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By Ron Logan

January 24, 2011 (Mt. Helix) – More than a year has passed since a massive earthquake leveled Haiti. While much of the country remains in shambles, there is one East County resident who has made a positive difference to the people of her homeland. That person is Dr. Carolle Jean-Murat.

When asked why she has given so much of herself to the people of Haiti, Murat replied, “My mother told me ‘To whom much is given, much is expected.’ So, I am doing this, just because.”

Born in Haiti’s capital of Port-au-Prince, Murat endured political oppression, struggled through economic hardship, was obstructed by a patriarchal caste system, and was stricken with serious illness – all before her tenth birthday.

When her grandfather, an indigenous shaman, nursed her back to health it made an impression that set her on a lifelong path of helping others – a path that has traversed New York, Mexico, Jamaica and Wisconsin before reaching San Diego in 1982.

Murat has established numerous humanitarian organizations including the Health Through Communications Foundation (HTCF) and the Angels For Haiti Project, authored nine books, developed a cable television talk show called “Let’s Stay Healthy,” and donates services to Father Joe Carroll’s St. Vincent de Paul Village. In addition, Murat continues to give back to the people of Haiti, living by the words of her grandmother, “Never forget where you come from.”

On January 12, 2010, the catastrophic magnitude 7.0 earthquake shook Haiti to its core. The quake and its aftermath left 316,000 people dead and nearly as many injured. 3,600 people have died from cholera and more than 170,000 have been infected with the bacteria. In the first 150 days following the disaster over 250 rapes were reported. Today over 800,000 people remain homeless living in tent cities.

It is estimated that only five percent of the rubble has been removed from the area of Port-au-Prince. Only ten percent of the promised nine billion dollars in aid has been received; 15 percent of the much needed temporary housing has been constructed.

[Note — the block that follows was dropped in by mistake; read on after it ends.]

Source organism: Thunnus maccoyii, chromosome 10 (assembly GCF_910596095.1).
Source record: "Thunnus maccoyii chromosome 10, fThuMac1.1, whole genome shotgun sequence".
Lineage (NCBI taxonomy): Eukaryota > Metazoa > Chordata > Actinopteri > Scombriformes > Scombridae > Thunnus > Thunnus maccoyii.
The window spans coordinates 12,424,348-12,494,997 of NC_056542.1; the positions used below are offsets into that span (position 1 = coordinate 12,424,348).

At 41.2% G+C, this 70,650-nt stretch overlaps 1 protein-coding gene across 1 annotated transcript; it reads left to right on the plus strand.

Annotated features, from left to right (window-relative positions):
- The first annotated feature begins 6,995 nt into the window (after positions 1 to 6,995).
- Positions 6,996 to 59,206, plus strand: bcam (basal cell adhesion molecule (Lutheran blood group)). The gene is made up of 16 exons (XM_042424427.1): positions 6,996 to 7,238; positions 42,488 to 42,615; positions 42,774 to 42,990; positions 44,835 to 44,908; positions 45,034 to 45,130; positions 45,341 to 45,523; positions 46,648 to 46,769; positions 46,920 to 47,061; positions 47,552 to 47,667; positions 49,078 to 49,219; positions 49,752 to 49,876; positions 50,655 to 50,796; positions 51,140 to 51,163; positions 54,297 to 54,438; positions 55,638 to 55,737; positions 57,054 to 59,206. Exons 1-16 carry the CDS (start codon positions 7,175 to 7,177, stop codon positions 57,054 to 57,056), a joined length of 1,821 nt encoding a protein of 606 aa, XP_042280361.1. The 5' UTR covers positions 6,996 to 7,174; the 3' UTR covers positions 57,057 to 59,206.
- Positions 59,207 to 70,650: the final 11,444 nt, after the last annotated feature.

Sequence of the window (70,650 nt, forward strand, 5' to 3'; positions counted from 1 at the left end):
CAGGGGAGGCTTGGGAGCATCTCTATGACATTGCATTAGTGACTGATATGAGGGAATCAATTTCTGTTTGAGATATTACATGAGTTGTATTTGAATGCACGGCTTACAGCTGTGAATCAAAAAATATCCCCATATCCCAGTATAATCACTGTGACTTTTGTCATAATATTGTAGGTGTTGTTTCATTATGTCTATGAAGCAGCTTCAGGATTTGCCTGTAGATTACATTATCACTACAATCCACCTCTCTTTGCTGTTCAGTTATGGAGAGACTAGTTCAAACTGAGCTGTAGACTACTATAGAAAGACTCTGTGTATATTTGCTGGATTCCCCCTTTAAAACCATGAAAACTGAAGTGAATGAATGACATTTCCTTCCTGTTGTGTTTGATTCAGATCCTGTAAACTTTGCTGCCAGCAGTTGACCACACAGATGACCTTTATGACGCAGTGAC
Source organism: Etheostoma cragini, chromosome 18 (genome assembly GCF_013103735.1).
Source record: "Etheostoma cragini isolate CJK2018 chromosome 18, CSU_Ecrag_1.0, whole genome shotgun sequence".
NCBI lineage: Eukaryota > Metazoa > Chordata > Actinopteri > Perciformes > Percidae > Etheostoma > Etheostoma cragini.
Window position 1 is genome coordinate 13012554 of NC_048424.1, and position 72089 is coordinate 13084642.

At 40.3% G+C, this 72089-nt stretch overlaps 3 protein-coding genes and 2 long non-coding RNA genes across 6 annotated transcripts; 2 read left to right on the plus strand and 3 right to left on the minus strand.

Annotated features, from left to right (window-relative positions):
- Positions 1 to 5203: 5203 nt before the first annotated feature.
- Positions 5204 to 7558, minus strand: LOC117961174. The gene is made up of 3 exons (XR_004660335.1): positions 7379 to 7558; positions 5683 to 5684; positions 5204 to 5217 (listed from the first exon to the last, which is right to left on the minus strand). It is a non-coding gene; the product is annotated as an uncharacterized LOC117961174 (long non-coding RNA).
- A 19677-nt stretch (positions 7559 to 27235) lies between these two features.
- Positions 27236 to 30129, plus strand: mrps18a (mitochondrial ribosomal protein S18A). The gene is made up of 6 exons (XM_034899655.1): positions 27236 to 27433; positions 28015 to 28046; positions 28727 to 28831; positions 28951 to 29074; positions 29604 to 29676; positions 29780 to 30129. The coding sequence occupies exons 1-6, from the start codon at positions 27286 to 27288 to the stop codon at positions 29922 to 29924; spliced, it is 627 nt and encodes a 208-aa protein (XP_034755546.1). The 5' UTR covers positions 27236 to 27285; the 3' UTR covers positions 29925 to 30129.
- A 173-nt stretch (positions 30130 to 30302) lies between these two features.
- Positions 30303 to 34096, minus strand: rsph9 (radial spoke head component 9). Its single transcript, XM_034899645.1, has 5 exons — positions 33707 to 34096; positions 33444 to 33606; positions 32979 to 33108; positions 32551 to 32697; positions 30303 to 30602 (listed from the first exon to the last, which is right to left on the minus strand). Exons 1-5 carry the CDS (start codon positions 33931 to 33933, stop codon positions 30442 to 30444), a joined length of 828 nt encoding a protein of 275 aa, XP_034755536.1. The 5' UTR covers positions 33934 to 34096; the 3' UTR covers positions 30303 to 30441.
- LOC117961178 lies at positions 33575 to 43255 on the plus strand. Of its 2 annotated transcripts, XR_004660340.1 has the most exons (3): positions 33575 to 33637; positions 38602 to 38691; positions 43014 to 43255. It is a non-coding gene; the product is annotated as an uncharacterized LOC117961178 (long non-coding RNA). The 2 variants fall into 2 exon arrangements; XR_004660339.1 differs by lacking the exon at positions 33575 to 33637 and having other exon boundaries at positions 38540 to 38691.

The country is plagued with political corruption and is suffering a highly contested and unresolved election involving Jude Celestine, Mirlande Manigat and Michel “Sweet Micky” Martelly. Brutal former President Jean-Claude “Baby Doc” Duvalier has now returned to Haiti from exile in France, and former President Jean-Bertrand Aristide also wishes to return from exile in South Africa.

Multi-national corporations and powerful non-governmental organizations (NGOs) are currently pursuing disaster capitalism and are scheming to redevelop the island, export the oil, mine the gold and iridium, control the mango production, and build cruise ship ports, resorts, and golf courses.

“A lot of NGOs, a lot of people outside of Haiti make money on Haiti being poor,” said Murat. “The NGOs with their own interests, the big corporations, are the government of Haiti.”

Despite the dire state of affairs and seemingly endless field of obstacles, Murat has been able to circumvent the politics and corruption and deliver assistance directly to the Haitian people.